“I can never stand up, you will not fall down.”
Stefano Cardoselli is the creative mind behind Planet Caravan, which is published by Scout Comics. He’s the artist and colorist and he came up with the story, which Andrea Amenta scripted. Bram Meehan provides the lettering, and away we go!
Cardoselli gives us a story of Jason, a soldier on an alien planet who’s trying to get back to Earth and his great love, Grace. Now, Cardoselli isn’t exactly subtle, beginning with the names of his characters – Jason after the Argonaut, who went on a quest and had to return home (not as desperately as Odysseus, but that might have been too on the nose), and Grace after what Jason hopes to experience after what feels like a lifetime of killing. He’s kept alive – and, it seems, functionally immortal – by an artificial intelligence called “Love,” which hovers above him, connected to him by several tubes, and gives him directions and weapons and advice. We do get a reason for the war, but it’s unimportant – it’s just the way Jason’s life is, and he struggles to “win” so he can return to Earth.
This isn’t necessarily a “gotcha” kind of comic – I doubt even the creators would think we can’t guess what’s going to happen at the end, when Jason gets a chance to return to Earth. That’s not really the point anyway – we’ve read these kinds of books since the Greek myths, after all, which is why the resonate so well. Some have happy endings and some don’t, but the overriding theme is that war changes someone (almost exclusively a man) so irrevocably that even when the war ends, he can’t go home. Jason is trapped in his war, stuck with a machine that keeps him alive but also keeps him from stopping. As he heads through the hellscape of the planet, he encounters others who are also trapped, and while neither Cardoselli nor Amenta make too big a deal about it, the idea of endless war is always present, as nobody really seems to know what the objectives are. The reason the war began doesn’t seem terribly relevant anymore, and part of the tragedy is that no one has the strength to stop.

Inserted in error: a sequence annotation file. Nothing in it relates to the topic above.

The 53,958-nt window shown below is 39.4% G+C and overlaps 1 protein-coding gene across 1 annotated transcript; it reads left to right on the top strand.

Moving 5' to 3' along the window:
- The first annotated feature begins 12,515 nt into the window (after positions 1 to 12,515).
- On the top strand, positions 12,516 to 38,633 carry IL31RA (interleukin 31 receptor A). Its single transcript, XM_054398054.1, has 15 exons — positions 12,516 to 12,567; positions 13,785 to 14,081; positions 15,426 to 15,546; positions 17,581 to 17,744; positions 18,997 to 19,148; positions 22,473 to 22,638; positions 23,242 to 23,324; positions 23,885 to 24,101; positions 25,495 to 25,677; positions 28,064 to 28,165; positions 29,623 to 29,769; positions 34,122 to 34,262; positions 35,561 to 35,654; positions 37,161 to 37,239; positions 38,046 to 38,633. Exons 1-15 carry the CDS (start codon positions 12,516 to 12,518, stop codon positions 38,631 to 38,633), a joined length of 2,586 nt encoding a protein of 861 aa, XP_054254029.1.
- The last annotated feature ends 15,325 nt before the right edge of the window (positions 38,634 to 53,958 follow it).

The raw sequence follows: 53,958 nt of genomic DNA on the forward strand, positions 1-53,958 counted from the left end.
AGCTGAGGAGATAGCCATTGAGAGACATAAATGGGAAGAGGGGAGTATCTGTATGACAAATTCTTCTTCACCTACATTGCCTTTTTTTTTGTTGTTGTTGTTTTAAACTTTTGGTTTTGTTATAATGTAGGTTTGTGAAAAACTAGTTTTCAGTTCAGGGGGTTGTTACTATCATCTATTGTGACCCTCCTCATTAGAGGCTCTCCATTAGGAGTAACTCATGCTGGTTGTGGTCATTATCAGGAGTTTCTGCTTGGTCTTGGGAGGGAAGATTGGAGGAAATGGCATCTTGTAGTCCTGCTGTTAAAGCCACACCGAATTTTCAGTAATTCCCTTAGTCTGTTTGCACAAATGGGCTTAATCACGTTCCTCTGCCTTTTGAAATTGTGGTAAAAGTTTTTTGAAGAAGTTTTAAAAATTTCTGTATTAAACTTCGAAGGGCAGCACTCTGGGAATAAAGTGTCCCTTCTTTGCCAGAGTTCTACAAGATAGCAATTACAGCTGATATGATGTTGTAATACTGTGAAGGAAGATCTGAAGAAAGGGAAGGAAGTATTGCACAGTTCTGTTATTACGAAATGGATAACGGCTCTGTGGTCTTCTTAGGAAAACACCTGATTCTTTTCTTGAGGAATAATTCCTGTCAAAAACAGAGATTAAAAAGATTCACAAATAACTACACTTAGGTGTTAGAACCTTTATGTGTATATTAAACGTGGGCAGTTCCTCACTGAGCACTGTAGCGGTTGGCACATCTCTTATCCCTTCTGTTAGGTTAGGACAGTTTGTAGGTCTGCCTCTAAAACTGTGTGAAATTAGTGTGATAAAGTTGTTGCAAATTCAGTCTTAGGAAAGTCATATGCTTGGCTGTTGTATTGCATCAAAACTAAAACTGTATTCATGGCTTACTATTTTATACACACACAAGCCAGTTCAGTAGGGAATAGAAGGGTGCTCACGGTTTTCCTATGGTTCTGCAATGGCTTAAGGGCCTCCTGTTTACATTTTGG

None of this is new, to be sure, and unfortunately, neither Cardoselli nor Amenta does anything to make it unique. It’s not a bad read, but it’s very familiar, which doesn’t hurt the brutal point they’re making, but doesn’t help it, either. In some ways, the book is parodic, because the weapons and even people are so over-the-top that it’s hard to take them seriously, but the creators certainly don’t want us laughing, either. So it’s one of these books where the heightened ridiculousness is supposed to reveal the horrible truths, which is a hard line to walk, and they don’t quite make it. The heart of the book doesn’t quite work, either. As in most war stories of this sort, Grace remains a fantasy, not a real person – we get information about her only through Jason, who – understandably – has put her on a pedestal, so while, in the abstract, we can empathize with him trying to get home, their relationship is never as real as we want it to be (this problem, of course, goes back to The Odyssey, so the fact that Cardoselli and Amenta don’t solve it isn’t exactly news). Jason’s fear for Grace and desire to see her are palpable, but not as entrenched in the reader as they should be, so it’s more of an intellectual exercise than anything else. The violence, naturally, is cooler than the love, which is always a problem in any war story.
That doesn’t mean the book isn’t worth a look. Cardoselli’s art is terrific, as it usually is, and it propels the story along nicely. Like the story, the art isn’t subtle – the first image is a rose, which Cardoselli draws with wicked thorns and immediately covers in actual blood rather than leaving the rose’s color to act metaphorically. But that’s okay – Cardoselli’s brutalist style is perfect for stories like this, as his thick lines and jagged hatching give us both a protagonist and a world that’s been shredded to the breaking point. Jason’s AI is a cartoonish monstrosity, something that’s hard to take seriously because of its size but which Cardoselli manages to sell because of the weight he gives it, showing how it’s both lifting Jason up (literally) and pushing him down (figuratively). Cardoselli’s spaceships are ugly, misshapen things, seeming to tear through the sky rather than hovering, and the other soldiers Jason encounters are as destroyed as he is. Cardoselli’s violence is also cartoonish but visceral, heightening the bloodshed to such an extreme degree that, like the story, it borders on parody. It works better in the artwork, though, because Cardoselli actually shows what the violence does to bodies, and while it’s a bit silly, it’s also horrifying. While the story is nothing special, the art makes us feel its power more, as Cardoselli is even able to sell Jason’s yearning more through the art than through the words. Cardoselli’s been drawing for two decades, but he hasn’t been doing stuff that gets to the States very much, so it’s nice that it seems like he’s making inroads here, because he’s quite good.
I don’t love Planet Caravan, but I can’t dismiss it, either. It gives us a familiar story and tries to make it work, and while it doesn’t quite get there, there’s enough here that it might be worth a look, especially for the art.
Rating: ★ ★ ★ ★ ★ ★ ☆ ☆ ☆ ☆